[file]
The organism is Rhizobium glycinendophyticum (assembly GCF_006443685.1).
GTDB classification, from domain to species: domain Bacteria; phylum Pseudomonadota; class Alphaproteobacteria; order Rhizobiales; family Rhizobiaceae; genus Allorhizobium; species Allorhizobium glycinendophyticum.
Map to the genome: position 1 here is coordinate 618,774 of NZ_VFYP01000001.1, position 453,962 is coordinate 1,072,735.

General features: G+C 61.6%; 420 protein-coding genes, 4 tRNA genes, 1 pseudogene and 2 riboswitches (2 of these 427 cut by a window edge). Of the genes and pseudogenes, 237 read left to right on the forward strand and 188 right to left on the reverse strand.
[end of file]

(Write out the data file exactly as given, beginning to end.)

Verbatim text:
The organism is Rhizobium glycinendophyticum (assembly GCF_006443685.1).
GTDB classification, from domain to species: domain Bacteria; phylum Pseudomonadota; class Alphaproteobacteria; order Rhizobiales; family Rhizobiaceae; genus Allorhizobium; species Allorhizobium glycinendophyticum.
Map to the genome: position 1 here is coordinate 618,774 of NZ_VFYP01000001.1, position 453,962 is coordinate 1,072,735.

General features: G+C 61.6%; 420 protein-coding genes, 4 tRNA genes, 1 pseudogene and 2 riboswitches (2 of these 427 cut by a window edge). Of the genes and pseudogenes, 237 read left to right on the forward strand and 188 right to left on the reverse strand.